Nations are imagined but in different styles. In the 20th century Armenians have imagined their nation in conflicting ways, as territorial, diasporic, independent, Soviet, ethnonational, cosmopolitan, and even imperial. Many believe that without a strong, coherent, and united sense of nation, a nation can disappear and knows it (to paraphrase Milan Kundera). Others have argued that it is precisely in the divided sense of nation, the ongoing dialogue about what constitutes the nation, that Armenia is most vital and least likely to be forced to subscribe to the imperatives set by nationalists posing as patriots.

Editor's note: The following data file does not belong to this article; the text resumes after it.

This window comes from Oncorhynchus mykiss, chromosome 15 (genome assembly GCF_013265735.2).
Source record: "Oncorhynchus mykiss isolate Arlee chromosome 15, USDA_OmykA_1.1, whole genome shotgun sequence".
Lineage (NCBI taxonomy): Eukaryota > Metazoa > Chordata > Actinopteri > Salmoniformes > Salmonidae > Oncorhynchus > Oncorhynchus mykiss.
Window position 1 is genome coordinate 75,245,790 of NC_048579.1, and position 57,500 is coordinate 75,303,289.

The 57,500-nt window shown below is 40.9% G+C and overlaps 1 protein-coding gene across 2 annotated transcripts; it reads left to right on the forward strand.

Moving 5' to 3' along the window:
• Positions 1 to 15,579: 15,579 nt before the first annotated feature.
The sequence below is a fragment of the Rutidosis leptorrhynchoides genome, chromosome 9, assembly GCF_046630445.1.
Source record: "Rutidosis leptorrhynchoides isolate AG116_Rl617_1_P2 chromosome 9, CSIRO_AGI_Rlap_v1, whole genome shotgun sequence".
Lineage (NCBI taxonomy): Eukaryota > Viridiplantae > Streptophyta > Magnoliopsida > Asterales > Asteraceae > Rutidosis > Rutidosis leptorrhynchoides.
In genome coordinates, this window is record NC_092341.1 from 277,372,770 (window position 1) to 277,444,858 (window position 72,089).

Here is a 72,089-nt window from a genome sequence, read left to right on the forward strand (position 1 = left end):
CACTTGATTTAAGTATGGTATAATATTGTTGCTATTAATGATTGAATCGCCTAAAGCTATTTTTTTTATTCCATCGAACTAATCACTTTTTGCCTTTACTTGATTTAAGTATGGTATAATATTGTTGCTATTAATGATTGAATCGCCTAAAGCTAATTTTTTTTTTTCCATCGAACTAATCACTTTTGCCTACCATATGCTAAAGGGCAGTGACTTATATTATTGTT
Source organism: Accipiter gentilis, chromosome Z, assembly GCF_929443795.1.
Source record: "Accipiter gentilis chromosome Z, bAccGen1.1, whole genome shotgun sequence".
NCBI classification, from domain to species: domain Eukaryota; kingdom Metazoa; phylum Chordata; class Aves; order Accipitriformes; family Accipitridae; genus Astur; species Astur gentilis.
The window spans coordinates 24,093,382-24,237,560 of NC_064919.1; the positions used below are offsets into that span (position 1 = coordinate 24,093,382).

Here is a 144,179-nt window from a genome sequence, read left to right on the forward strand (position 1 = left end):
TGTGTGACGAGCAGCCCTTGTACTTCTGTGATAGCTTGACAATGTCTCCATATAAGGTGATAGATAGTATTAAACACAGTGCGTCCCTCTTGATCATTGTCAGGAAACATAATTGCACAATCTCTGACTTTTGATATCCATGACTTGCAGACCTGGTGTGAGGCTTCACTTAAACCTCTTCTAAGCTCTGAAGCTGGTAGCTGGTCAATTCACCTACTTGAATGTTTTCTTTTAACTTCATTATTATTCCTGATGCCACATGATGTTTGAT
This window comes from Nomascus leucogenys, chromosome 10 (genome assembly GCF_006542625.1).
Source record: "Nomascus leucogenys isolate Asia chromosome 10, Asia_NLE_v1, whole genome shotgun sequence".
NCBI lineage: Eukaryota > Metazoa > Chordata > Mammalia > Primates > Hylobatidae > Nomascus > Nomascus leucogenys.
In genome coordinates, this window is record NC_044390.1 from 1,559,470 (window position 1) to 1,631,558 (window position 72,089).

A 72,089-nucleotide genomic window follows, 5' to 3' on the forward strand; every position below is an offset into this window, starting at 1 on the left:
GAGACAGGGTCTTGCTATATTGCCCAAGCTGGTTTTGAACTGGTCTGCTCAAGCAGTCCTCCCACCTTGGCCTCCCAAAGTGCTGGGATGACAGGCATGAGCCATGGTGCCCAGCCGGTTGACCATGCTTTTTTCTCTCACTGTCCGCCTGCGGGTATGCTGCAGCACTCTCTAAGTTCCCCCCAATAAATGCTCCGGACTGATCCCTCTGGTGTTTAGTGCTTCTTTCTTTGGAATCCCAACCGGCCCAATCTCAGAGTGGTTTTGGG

Professor Ronald Grigor Suny explores the benefits and the wages of nationalism, its costs to a small nation, and how it has contributed to the tragic moment the country faces today.
Dr. Sossie Kasbarian of the University of Stirling, Scotland will serve as the discussant for this lecture, followed by Q&A.